Cambodia: The best and worst of tourism

In June, I visited Southern Cambodia and experienced the best and worst of the tourism industry in South-East Asia. A desperately poor country trying to use tourism as an agency for development, Cambodia has employed a range of strategies. I encountered both ends of the spectrum during a one-week visit to Sihanoukville and Koh Kong.

As the tourism industry in South-East Asia continues to thrive and expand, there is a growing demand for more sustainable eco-tourism to protect the region’s fragile environment. Already under intensive pressure from deforestation, illegal wildlife trade and climate change, the tropical forests of Asia are a vulnerable ecosystem. One positive campaign taking place in the Cardamom Mountains is an eco-village called Chi Phat.

Chi Phat is a small village located along the Preak Piphot river in the foothills of the southern Cambodian mountains. Here, with the help of the Wildlife Alliance, this village has developed as a model for eco-tourism in the region. Tourist visits help fund rangers, forest restoration efforts and environmental protection. Additional income generated through homestays, canoe trips and cooking classes promote sustainable development, whilst providing an incentive to protect the forest.

During my visit, I undertook a three day trek into the rainforest. The wet season had induced a flush of new greenery and the forest looked magnificent. The hills of the Cardamom mountains were full of amazing wildlife. During my short trip, I encountered hornbills, monkeys, snakes and lizards to name a few. We also found signs of elephants with their dung lining the path. It was fun to discover that the trails I was walking on had actually been made by elephants rather than people. The vegetation was also fascinating with nutrient poor sandy soil at the top of the hills creating pockets of open landscape littered with Nepenthes pitcher plants, whilst the hills had more typical dense mixed dipterocarp forest. Camping overnight in a hammock allowed me to experience the sounds of the insects and rain throughout the night. It was a truly enjoyable trip that culminated with a bird-watching boat tour along the river. Overall, the Chi Phat eco-tourism village showed some hope that the environment would be protected as a result of tourism activities in the region.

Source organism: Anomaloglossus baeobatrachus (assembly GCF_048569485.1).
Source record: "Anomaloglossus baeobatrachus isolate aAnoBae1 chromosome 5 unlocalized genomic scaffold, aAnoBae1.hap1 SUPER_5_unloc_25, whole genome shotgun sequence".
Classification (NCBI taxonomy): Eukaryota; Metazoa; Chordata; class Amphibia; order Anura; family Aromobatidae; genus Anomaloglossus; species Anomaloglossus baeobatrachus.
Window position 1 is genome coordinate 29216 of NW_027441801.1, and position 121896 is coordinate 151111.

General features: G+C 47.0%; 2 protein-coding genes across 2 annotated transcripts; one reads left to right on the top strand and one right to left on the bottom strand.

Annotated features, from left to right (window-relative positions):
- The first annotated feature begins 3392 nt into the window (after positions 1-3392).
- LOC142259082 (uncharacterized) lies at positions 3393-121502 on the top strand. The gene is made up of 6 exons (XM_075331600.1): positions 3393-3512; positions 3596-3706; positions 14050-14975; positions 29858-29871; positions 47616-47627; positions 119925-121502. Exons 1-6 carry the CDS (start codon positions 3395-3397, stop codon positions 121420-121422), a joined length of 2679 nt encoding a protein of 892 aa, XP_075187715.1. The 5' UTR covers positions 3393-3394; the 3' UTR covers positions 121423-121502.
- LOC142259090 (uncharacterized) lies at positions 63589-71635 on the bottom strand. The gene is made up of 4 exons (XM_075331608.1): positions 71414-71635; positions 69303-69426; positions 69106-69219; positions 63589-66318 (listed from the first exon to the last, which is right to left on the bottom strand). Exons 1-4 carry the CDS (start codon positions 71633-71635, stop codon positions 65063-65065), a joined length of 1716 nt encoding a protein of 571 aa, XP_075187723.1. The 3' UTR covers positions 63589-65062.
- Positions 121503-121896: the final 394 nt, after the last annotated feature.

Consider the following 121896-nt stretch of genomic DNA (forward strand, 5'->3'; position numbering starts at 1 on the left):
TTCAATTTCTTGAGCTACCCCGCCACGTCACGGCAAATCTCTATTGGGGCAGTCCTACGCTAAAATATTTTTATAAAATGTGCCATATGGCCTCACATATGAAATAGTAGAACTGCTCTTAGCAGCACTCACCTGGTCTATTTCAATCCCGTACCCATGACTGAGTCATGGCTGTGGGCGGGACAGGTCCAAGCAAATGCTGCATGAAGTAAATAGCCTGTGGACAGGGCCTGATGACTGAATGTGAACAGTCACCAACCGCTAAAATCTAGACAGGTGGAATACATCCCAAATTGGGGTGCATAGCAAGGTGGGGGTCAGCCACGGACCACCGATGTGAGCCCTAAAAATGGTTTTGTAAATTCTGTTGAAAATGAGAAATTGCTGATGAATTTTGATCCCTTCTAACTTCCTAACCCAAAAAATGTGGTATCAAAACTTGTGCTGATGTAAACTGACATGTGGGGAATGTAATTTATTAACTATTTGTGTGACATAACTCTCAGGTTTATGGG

Despite the bright light shining from the Cardamom mountains, the city of Sihanoukville located on the Gulf of Thailand represented the worst of tourism in South-East Asia. Recently identified as the next big Chinese tourist destination, development in Sihanoukville had grown out of control. As far as the eye could see, high rise multi-storey hotels and casinos were being constructed day and night, leaving a vast amount of pollution in its wake. Raw sewage and plastic continuously flowed into the ocean, destroying one of the best beaches in Cambodia. It was also clearly affecting the marine life too with the corals being overtaken by algae and sea urchins. The growing tourism industry here had funded an environmental catastrophe.

My trip to Cambodia had been a real eye-opener into the spectrum of tourism activities in Asia. Cambodia, as with much of Asia, has some stunning landscapes and wildlife, but unless more projects follow Chi Phat’s model, much of it will be sadly lost. We can only hope that sustainable tourism will win the day.

The eco-village of Chi Phat situated in the foothills of the Cardamon mountains in Koh Kong province:

Some of the wildlife in the forests of Chi Phat:

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Our simple jungle camp where we slept in hammocks:

Alongside wildlife, Chi Phat offers the opportunity to visit waterfalls and take canoe rides along the river:

Sihanoukville was a stark contrast to Chi Phat with its out of control development and pollution:

For more photos, check out my Cambodia portfolio.


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